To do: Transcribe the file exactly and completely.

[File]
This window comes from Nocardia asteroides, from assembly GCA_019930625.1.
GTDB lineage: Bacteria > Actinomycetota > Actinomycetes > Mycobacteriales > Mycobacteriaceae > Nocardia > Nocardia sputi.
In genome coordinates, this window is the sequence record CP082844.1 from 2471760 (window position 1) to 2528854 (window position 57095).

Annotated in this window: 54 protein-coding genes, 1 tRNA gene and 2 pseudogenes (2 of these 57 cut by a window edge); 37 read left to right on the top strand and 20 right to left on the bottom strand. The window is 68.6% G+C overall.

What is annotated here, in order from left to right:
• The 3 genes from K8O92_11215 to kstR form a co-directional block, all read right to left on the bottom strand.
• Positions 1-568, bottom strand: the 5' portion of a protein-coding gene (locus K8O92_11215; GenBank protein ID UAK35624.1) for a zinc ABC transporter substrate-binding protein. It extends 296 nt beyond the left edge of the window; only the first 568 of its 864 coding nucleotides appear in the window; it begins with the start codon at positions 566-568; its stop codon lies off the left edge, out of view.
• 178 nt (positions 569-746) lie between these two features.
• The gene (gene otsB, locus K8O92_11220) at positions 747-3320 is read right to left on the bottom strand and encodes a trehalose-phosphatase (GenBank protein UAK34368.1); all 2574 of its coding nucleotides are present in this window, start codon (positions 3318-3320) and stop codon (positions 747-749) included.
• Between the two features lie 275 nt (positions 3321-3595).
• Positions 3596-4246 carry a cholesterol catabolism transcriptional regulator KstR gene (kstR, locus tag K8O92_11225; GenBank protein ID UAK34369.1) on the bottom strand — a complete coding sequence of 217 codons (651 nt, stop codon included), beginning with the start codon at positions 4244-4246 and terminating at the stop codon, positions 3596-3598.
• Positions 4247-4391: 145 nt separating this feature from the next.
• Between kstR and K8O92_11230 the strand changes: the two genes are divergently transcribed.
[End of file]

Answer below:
This window comes from Nocardia asteroides, from assembly GCA_019930625.1.
GTDB lineage: Bacteria > Actinomycetota > Actinomycetes > Mycobacteriales > Mycobacteriaceae > Nocardia > Nocardia sputi.
In genome coordinates, this window is the sequence record CP082844.1 from 2471760 (window position 1) to 2528854 (window position 57095).

Annotated in this window: 54 protein-coding genes, 1 tRNA gene and 2 pseudogenes (2 of these 57 cut by a window edge); 37 read left to right on the top strand and 20 right to left on the bottom strand. The window is 68.6% G+C overall.

What is annotated here, in order from left to right:
• The 3 genes from K8O92_11215 to kstR form a co-directional block, all read right to left on the bottom strand.
• Positions 1-568, bottom strand: the 5' portion of a protein-coding gene (locus K8O92_11215; GenBank protein ID UAK35624.1) for a zinc ABC transporter substrate-binding protein. It extends 296 nt beyond the left edge of the window; only the first 568 of its 864 coding nucleotides appear in the window; it begins with the start codon at positions 566-568; its stop codon lies off the left edge, out of view.
• 178 nt (positions 569-746) lie between these two features.
• The gene (gene otsB, locus K8O92_11220) at positions 747-3320 is read right to left on the bottom strand and encodes a trehalose-phosphatase (GenBank protein UAK34368.1); all 2574 of its coding nucleotides are present in this window, start codon (positions 3318-3320) and stop codon (positions 747-749) included.
• Between the two features lie 275 nt (positions 3321-3595).
• Positions 3596-4246 carry a cholesterol catabolism transcriptional regulator KstR gene (kstR, locus tag K8O92_11225; GenBank protein ID UAK34369.1) on the bottom strand — a complete coding sequence of 217 codons (651 nt, stop codon included), beginning with the start codon at positions 4244-4246 and terminating at the stop codon, positions 3596-3598.
• Positions 4247-4391: 145 nt separating this feature from the next.
• Between kstR and K8O92_11230 the strand changes: the two genes are divergently transcribed.